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If the Interisland Wind Project brought 400 megawatts of wind power from Lanai and Molokai to Oahu as planned, this would bring the island's total wind power to 500 megawatts, meeting increasing energy needs

A new study has found that an additional 400 megawatts of wind power, coupled with existing wind farms and solar energy, could provide 25 percent of Oahu's projected electricity demand. 

The study, which is the Oahu Wind Integration Study, was conducted by the Hawaii Natural Energy Institute at the University of Hawaii at Manoa, the Hawaiian Electric Company and General Electric Company. The study found that the energy needs of Oahu are increasing. Currently, low sulfur fuel oil (LSFO) and coal are burned annually to meet energy needs on the island.

But if the Interisland Wind Project brought 400 megawatts of wind power from Lanai and Molokai to Oahu as planned, this would bring the island's total wind power to 500 megawatts. This, along with 100 megawatts of solar power found on Oahu, could eliminate the need to burn 2.8 million barrels of LSFO and 132,000 tons of coal annually.

"The findings of this study show it is feasible to integrate large-scale wind and solar projects on Oahu but also have value beyond Hawaii," said Dr. Rick Rocheleau, Director of the Hawaii Natural Energy Institute. "Both large mainland utilities and relatively small and/or isolated grids that wish to integrate significant amounts of renewable energy while maintaining reliability for their customers can learn from this study." 

The study also provided recommendations that should be combined with the additional wind power, which include increasing power reserves in order to help manage wind variability, providing cutting edge wind power forecasting, increasing ramp rates of Hawaiian Electric's thermal generating units, reducing minimum stable operating power of baseload generating units, providing severe weather monitoring and evaluating other resources that can contribute reserve.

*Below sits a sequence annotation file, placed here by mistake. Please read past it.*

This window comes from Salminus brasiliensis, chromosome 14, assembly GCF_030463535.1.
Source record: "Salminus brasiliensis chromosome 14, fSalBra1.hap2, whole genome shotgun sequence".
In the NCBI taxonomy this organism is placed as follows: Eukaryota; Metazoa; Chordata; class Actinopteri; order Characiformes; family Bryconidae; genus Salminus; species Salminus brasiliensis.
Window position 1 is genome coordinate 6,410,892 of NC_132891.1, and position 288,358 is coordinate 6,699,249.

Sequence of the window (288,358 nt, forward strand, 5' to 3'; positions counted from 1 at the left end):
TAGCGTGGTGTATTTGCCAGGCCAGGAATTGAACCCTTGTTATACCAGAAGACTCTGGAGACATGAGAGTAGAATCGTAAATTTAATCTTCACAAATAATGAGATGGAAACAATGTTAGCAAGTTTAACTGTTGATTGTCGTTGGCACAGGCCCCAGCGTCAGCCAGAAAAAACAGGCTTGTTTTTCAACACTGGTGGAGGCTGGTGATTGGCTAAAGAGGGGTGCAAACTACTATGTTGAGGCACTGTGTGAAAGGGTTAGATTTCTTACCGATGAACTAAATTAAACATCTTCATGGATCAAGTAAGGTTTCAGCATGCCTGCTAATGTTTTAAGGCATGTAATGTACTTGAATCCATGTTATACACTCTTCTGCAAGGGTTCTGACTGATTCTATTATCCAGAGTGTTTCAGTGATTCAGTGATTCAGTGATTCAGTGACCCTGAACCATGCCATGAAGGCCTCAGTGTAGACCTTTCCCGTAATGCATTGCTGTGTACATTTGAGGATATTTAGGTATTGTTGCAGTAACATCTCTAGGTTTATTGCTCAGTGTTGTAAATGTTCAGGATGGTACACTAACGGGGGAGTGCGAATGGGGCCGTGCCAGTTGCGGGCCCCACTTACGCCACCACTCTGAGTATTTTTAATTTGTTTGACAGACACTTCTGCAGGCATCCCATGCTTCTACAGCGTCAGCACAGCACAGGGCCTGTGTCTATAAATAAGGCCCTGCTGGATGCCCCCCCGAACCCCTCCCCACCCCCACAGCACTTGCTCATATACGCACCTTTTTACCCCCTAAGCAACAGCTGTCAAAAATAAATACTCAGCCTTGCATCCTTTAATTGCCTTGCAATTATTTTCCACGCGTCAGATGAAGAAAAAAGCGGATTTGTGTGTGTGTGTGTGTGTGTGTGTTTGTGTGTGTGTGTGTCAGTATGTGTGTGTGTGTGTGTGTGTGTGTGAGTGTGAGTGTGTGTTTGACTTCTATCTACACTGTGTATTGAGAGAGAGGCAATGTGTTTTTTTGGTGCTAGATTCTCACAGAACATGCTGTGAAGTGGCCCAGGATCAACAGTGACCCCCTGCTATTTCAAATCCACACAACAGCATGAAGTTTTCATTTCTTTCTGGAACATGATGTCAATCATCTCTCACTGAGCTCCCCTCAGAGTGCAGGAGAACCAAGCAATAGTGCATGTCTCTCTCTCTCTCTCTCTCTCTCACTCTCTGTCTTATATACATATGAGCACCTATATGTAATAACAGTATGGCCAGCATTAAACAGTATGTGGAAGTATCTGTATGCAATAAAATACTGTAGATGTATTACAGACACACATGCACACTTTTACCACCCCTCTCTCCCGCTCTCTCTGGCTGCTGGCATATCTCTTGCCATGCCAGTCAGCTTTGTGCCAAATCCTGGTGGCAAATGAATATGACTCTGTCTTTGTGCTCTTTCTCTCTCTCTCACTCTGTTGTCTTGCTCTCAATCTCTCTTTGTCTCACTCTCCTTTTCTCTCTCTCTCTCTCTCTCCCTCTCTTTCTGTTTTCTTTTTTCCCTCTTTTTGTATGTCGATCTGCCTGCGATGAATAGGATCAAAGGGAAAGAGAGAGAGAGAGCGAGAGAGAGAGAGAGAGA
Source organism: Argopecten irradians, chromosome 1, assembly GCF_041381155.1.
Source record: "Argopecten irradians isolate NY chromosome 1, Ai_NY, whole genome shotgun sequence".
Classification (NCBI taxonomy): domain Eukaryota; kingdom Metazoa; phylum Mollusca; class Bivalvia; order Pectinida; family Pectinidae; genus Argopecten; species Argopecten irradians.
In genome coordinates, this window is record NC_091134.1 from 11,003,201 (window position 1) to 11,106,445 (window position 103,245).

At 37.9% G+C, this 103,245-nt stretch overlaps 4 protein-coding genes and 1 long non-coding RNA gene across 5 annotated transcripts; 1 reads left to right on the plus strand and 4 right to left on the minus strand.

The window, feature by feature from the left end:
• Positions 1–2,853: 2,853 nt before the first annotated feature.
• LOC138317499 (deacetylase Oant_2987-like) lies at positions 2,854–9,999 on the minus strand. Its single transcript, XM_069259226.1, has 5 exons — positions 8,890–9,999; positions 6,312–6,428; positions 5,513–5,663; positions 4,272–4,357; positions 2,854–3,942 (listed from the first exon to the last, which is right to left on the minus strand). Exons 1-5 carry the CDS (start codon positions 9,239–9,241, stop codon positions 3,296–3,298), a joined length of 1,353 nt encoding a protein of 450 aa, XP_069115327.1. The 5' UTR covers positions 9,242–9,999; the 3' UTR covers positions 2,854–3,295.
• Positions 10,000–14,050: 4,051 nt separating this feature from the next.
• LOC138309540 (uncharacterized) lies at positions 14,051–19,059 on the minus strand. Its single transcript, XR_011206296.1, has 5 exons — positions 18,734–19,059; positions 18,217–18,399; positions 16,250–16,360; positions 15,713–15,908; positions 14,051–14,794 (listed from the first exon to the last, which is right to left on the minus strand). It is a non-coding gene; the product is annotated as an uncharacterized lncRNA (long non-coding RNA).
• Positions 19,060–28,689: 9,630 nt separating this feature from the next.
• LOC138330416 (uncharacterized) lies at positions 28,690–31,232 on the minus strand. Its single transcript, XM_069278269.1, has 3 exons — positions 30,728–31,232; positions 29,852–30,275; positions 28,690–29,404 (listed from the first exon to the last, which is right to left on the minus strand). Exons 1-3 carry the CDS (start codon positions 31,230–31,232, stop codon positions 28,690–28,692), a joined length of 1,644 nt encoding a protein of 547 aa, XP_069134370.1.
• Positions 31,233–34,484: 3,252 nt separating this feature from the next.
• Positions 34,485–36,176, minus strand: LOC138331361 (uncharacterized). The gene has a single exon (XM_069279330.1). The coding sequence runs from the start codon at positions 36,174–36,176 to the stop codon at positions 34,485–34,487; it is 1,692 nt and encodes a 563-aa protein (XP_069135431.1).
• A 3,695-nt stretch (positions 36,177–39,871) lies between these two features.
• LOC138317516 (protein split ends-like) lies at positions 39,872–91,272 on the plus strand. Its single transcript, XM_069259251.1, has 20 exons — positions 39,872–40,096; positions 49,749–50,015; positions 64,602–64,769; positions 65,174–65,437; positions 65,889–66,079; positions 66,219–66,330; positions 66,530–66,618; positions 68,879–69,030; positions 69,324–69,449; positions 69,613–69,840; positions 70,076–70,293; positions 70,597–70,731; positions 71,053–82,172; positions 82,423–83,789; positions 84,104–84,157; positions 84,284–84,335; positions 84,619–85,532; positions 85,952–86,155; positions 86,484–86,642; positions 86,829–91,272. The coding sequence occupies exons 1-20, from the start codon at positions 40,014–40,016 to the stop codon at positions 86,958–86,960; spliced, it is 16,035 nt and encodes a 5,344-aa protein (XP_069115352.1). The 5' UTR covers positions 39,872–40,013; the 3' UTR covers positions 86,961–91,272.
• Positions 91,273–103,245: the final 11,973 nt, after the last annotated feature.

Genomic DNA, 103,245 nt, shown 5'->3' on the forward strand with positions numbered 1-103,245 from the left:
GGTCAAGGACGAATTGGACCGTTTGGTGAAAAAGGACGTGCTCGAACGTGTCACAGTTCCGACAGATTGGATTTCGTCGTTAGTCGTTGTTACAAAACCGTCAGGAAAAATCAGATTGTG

"To reach our renewable energy goals, we need to use all the resources available to us," said Robbie Alm, Hawaiian Electric executive vice president. "For Oahu, this includes the utility-scale solar, roof-top solar, waste-to-energy and on-island wind that we are pursuing. But on-island resources are not enough to meet Oahu's power needs." 

Alm added that the study shows the benefits of alternative energy technology, but presents financial and environmental challenges that must be overcome before it is implemented. However, he sees the study as being an "essential first step for the Interisland Wind Project."

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RE: YES!!!
By ArcliteHawaii on 3/19/2011 7:28:23 PM , Rating: 2
You could do it with a single reactor, but it'd be more expensive since you can't spread the cost of the plant's support infrastructure over 2+ reactors.
Well one big issue is that reactors are taken offline for refueling and maintenance. The Fukushima reactors 4, 5, & 6 had been down for many months undergoing refueling and maintenance. So you could possibly do it with 2 500MW reactors (accounting for future growth), but most nuclear reactors are 800-1000MW, so these would have to be specially designed, possibly driving up cost. Also, when 1 was offline, you'd have to make up half a gigawatt with something else. In addition you'd need supplemental power sources.

You also have an evacuation problem in the event of an emergency. Oahu, where most of the people live, is only about 30 miles across. I don't think there are high-capacity power lines between the islands, so a nuclear plant would have to be put on Oahu.
You'd never get anyone to agree to a nuke plant on Oahu. They are already talking about running undersea cables for the Moloka'i and Lana'i wind farms; they'd do the same for a nuke plant. The poster mentioned uninhabited Kaho'olawe, the southwestern tip of which is already 30 miles from the Kihei on Maui, the closest settlement. Even better is Ni'ihau off of Kaua'i, but it's in private hands.

But all of this is pie in the sky. There will never be a nuke plant in Hawaii. Cost, logistics, and politics are all against it.

RE: YES!!!
By Smartless on 3/20/2011 8:05:13 PM , Rating: 2
I couldn't agree more. Nuclear power plants will NEVER end up in Hawaii but it's a nice relatively compact source. As for having too much power, the full gamut of the plan is to use the excess energy to power Desalinization plants and manufacture water as well as maybe an export business for sea salt. Desal plants take a lot of power hence we don't have a whole lot of them and there are clean water shortages on all islands except Kauai and the Big Island. But of course, we would still need miles of dumb cables. Just pie-in-the-sky thinking. Sorry didn't mean to continue on this post but its nice to have this kind of discussion without somebody saying "Keep the country, country" all the time.

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